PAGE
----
A calculus of the absurd

5.3.2 Proof that there are infinitely many primes
  • Example 5.3.2 Prove that there is an infinite number of prime numbers.

Let us assume that there are not infinitely many primes. In that case, we can state that there is an ordered set (i.e. every element in the set is less than the previous element in the set) with a finite number of elements, \(\cbrackets {p_1, p_2, p_3, ..., p_n}\) (where \(p_k\) is the kth prime). If we multiply all the prime numbers together and add one to them, then we end up with a new number \(P := \cbrackets {p_1}\cdot \cbrackets {p_2}\cdot \cbrackets {p_3}\cdot ... \cdot \cbrackets {p_n} + 1\). This number must have a prime factor (as every number does - this is an assumption we make, which can be proved separately), which must be one of \(\cbrackets {p_1, p_2, p_3, ..., p_n}\). This means that this number must divide both \(\cbrackets {p_1}\cdot \cbrackets {p_2}\cdot \cbrackets {p_3}\cdot ... \cdot \cbrackets {p_n}\) and \(P\), so it must also divide the difference (i.e. it must divide \(1\)), however, the smallest prime is \(2\) which does not divide \(1\). Therefore, we have found a number which does not have prime factors (which is impossible!) This means we have found an absurdity, and there must be infinitely many primes.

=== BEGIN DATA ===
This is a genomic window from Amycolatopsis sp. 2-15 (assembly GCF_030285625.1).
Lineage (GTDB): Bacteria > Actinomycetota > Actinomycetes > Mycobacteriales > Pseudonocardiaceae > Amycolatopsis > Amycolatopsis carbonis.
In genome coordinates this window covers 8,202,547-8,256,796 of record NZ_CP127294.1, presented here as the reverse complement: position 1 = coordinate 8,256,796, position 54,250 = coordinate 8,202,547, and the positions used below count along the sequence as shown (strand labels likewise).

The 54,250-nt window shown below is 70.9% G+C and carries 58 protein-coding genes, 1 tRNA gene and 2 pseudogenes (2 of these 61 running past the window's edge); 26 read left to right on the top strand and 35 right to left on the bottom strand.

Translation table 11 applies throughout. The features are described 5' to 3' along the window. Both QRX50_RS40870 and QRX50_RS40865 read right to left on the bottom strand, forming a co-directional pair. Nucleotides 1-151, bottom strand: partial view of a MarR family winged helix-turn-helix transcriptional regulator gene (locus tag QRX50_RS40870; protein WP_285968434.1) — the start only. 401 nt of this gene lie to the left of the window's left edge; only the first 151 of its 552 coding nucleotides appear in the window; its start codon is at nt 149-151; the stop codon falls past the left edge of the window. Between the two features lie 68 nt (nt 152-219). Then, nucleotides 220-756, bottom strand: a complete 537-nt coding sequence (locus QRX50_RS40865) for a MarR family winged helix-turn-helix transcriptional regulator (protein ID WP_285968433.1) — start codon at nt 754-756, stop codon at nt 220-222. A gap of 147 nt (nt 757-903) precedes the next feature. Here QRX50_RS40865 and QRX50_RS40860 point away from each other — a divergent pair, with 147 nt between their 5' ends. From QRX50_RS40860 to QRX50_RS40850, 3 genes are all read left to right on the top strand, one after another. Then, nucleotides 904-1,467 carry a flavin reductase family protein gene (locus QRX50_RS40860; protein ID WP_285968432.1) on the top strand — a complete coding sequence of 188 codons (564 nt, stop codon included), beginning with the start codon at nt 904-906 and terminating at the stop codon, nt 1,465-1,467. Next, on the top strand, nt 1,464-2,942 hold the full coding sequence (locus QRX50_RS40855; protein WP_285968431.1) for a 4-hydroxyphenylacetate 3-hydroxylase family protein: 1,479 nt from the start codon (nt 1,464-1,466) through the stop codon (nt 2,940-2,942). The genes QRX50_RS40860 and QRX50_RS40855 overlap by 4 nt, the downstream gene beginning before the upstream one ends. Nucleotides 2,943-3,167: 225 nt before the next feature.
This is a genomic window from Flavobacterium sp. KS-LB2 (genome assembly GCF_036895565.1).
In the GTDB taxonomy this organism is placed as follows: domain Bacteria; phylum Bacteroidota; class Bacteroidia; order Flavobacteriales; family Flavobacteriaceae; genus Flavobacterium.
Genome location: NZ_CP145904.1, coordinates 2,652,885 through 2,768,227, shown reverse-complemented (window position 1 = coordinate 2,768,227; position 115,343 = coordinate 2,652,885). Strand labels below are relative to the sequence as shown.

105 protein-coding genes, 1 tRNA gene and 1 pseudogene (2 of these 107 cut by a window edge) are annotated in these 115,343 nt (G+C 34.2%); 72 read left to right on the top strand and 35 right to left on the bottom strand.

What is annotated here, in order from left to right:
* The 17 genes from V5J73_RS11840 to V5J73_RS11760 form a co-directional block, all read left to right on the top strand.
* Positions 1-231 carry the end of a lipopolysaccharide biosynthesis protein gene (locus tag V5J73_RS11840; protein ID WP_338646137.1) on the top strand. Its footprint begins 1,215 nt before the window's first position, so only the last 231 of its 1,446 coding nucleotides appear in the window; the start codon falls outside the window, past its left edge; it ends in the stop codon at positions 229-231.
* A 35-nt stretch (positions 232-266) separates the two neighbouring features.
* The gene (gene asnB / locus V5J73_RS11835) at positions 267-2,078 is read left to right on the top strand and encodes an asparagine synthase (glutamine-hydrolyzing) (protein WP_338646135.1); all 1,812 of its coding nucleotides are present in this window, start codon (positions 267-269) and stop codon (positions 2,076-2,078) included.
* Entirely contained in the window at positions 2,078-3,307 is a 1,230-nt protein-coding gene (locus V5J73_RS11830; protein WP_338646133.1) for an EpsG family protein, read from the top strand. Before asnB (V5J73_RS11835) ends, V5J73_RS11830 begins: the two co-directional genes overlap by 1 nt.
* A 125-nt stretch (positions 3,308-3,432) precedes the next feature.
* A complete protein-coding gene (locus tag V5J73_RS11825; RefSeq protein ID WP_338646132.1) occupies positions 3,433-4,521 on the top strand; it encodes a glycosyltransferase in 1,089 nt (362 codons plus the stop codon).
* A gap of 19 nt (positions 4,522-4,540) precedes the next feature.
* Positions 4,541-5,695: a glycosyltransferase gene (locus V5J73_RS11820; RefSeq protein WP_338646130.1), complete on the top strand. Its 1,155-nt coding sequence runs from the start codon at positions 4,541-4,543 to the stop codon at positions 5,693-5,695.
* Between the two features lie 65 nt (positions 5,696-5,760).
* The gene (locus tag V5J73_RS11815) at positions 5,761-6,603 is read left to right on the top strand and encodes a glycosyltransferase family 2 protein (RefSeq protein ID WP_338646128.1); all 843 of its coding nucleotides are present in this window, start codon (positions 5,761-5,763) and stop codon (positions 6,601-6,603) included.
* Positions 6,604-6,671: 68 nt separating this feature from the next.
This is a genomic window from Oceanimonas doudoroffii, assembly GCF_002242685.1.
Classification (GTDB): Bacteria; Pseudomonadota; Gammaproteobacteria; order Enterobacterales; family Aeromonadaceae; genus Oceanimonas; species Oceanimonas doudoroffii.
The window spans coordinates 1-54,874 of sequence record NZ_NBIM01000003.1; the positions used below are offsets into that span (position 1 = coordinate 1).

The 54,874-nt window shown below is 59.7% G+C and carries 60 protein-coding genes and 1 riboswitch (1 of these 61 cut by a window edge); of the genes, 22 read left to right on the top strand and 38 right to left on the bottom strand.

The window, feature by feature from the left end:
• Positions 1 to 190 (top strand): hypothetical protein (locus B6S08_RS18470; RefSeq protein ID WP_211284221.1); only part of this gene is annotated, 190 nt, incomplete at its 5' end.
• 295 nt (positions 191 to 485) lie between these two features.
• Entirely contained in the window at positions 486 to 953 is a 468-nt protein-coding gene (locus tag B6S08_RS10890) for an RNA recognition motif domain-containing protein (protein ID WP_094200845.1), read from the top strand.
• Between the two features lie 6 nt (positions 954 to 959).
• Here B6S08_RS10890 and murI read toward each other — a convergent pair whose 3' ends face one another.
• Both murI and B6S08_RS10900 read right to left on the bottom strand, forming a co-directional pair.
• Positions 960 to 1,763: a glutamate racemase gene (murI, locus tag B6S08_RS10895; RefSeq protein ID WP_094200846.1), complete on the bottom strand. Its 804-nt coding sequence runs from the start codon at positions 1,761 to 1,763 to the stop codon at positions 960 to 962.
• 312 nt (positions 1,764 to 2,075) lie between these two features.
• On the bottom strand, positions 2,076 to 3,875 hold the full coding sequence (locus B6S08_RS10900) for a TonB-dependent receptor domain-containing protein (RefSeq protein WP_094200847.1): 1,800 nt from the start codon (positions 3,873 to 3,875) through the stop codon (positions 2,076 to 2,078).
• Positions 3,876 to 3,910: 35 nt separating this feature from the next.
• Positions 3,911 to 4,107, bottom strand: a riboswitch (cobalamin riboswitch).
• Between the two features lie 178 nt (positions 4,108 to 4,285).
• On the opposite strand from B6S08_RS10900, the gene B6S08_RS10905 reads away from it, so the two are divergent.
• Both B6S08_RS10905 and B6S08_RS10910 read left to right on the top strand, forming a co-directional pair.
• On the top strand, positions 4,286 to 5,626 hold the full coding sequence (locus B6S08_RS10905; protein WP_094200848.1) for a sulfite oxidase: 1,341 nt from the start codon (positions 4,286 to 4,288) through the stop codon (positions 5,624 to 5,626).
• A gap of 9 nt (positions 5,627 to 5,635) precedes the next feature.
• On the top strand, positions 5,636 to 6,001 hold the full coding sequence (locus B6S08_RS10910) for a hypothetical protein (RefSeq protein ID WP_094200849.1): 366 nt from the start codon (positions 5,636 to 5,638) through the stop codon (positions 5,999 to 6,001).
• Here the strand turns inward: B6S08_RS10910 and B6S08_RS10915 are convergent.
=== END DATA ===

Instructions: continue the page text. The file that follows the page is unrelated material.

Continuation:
\(\Box \)